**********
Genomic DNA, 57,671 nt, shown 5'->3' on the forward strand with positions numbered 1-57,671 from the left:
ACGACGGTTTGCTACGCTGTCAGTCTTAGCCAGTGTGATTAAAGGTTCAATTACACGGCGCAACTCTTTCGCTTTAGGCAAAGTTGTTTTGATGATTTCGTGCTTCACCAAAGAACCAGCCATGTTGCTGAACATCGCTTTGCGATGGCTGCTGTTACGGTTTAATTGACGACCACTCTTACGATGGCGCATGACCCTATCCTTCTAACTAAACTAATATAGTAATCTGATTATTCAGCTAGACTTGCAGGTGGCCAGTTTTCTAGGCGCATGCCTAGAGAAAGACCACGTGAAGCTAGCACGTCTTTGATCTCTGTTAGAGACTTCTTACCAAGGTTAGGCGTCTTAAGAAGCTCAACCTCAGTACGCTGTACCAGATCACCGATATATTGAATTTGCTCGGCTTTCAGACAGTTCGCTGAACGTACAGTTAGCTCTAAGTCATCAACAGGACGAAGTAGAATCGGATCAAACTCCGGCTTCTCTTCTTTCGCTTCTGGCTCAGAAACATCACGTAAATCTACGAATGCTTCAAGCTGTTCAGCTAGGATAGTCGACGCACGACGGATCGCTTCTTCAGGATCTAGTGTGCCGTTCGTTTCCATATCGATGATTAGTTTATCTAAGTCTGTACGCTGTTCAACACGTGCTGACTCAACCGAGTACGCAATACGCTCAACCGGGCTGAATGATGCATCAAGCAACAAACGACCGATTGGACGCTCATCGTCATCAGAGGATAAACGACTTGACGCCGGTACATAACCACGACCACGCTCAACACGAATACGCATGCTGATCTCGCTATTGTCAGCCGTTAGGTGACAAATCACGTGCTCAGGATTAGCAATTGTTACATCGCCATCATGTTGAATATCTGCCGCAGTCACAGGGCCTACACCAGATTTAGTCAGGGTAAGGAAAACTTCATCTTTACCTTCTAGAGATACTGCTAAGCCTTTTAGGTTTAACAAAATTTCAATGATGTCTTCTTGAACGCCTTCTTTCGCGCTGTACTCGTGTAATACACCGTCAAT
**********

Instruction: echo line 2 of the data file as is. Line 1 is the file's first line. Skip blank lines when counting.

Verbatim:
ACGACGGTTTGCTACGCTGTCAGTCTTAGCCAGTGTGATTAAAGGTTCAATTACACGGCGCAACTCTTTCGCTTTAGGCAAAGTTGTTTTGATGATTTCGTGCTTCACCAAAGAACCAGCCATGTTGCTGAACATCGCTTTGCGATGGCTGCTGTTACGGTTTAATTGACGACCACTCTTACGATGGCGCATGACCCTATCCTTCTAACTAAACTAATATAGTAATCTGATTATTCAGCTAGACTTGCAGGTGGCCAGTTTTCTAGGCGCATGCCTAGAGAAAGACCACGTGAAGCTAGCACGTCTTTGATCTCTGTTAGAGACTTCTTACCAAGGTTAGGCGTCTTAAGAAGCTCAACCTCAGTACGCTGTACCAGATCACCGATATATTGAATTTGCTCGGCTTTCAGACAGTTCGCTGAACGTACAGTTAGCTCTAAGTCATCAACAGGACGAAGTAGAATCGGATCAAACTCCGGCTTCTCTTCTTTCGCTTCTGGCTCAGAAACATCACGTAAATCTACGAATGCTTCAAGCTGTTCAGCTAGGATAGTCGACGCACGACGGATCGCTTCTTCAGGATCTAGTGTGCCGTTCGTTTCCATATCGATGATTAGTTTATCTAAGTCTGTACGCTGTTCAACACGTGCTGACTCAACCGAGTACGCAATACGCTCAACCGGGCTGAATGATGCATCAAGCAACAAACGACCGATTGGACGCTCATCGTCATCAGAGGATAAACGACTTGACGCCGGTACATAACCACGACCACGCTCAACACGAATACGCATGCTGATCTCGCTATTGTCAGCCGTTAGGTGACAAATCACGTGCTCAGGATTAGCAATTGTTACATCGCCATCATGTTGAATATCTGCCGCAGTCACAGGGCCTACACCAGATTTAGTCAGGGTAAGGAAAACTTCATCTTTACCTTCTAGAGATACTGCTAAGCCTTTTAGGTTTAACAAAATTTCAATGATGTCTTCTTGAACGCCTTCTTTCGCGCTGTACTCGTGTAATACACCGTCAAT